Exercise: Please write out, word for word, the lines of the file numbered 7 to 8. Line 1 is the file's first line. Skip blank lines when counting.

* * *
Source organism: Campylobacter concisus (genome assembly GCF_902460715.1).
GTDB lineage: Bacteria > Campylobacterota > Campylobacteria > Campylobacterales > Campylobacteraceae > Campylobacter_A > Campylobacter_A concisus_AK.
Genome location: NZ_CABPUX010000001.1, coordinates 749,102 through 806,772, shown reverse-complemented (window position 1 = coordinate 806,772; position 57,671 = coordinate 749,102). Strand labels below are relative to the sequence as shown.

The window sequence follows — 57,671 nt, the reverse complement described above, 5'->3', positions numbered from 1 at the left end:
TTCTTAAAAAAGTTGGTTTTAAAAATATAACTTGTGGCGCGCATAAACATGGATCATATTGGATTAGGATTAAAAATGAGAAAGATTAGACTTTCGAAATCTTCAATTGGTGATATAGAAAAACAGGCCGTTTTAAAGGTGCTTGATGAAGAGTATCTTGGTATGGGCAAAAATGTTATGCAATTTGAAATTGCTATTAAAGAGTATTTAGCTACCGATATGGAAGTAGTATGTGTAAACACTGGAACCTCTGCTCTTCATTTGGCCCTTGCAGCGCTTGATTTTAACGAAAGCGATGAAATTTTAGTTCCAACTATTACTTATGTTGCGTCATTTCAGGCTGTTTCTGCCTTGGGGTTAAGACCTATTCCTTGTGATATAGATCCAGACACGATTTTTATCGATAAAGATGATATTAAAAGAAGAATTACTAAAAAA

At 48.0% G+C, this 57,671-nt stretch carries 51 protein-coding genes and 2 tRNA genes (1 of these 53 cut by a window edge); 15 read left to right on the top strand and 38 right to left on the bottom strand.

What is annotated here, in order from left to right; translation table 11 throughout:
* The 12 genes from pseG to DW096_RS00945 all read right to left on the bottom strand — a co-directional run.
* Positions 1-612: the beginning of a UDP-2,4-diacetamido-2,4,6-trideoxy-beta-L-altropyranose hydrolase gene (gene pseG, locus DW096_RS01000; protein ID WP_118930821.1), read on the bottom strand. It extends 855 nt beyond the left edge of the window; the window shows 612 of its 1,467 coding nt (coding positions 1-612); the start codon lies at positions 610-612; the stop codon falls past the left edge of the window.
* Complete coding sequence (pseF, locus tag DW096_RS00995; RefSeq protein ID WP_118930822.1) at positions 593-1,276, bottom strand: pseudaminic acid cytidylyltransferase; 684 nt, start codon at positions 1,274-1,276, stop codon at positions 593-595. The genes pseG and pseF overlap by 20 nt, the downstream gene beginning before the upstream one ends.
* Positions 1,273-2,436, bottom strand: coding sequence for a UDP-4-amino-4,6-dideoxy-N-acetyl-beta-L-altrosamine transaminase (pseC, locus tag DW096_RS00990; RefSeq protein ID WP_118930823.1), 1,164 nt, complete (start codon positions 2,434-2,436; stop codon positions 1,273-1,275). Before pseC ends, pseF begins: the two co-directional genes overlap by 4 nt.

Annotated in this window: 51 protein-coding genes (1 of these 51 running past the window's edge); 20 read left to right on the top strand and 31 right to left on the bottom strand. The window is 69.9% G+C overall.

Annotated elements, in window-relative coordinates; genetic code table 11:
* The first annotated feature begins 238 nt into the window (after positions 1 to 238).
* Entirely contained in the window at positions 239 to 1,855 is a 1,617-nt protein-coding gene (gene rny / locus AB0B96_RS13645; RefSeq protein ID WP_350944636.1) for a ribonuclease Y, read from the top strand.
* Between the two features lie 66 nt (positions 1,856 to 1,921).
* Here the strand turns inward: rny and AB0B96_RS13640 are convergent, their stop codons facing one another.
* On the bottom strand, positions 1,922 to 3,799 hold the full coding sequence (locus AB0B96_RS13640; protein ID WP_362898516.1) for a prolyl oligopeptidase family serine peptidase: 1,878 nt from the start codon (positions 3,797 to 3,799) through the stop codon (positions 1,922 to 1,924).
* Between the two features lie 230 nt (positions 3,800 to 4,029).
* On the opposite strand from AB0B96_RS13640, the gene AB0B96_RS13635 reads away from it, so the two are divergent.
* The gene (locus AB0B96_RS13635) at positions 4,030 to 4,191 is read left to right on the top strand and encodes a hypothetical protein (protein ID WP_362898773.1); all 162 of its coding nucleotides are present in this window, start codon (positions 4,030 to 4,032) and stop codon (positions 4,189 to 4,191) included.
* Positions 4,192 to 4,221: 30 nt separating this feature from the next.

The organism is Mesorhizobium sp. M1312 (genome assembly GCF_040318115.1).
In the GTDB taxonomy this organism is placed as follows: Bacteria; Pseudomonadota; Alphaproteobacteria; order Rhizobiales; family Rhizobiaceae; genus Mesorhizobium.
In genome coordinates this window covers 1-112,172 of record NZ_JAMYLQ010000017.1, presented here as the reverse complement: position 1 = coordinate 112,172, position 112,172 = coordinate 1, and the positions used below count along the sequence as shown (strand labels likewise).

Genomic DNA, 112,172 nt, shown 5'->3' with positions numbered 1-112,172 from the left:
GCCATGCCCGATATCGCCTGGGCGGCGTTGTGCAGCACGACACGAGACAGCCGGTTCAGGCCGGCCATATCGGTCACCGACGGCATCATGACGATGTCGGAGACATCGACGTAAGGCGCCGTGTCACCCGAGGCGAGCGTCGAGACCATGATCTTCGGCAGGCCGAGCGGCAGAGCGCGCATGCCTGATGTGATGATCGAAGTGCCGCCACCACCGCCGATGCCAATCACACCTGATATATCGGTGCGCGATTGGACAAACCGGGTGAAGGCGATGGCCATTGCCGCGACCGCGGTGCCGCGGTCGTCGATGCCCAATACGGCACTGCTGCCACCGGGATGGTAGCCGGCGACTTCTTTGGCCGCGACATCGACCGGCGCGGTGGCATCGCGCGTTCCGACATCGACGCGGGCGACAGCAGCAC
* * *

What is annotated here, in order from left to right; translation table 11 throughout:
* The 12 genes from pseG to DW096_RS00945 all read right to left on the bottom strand — a co-directional run.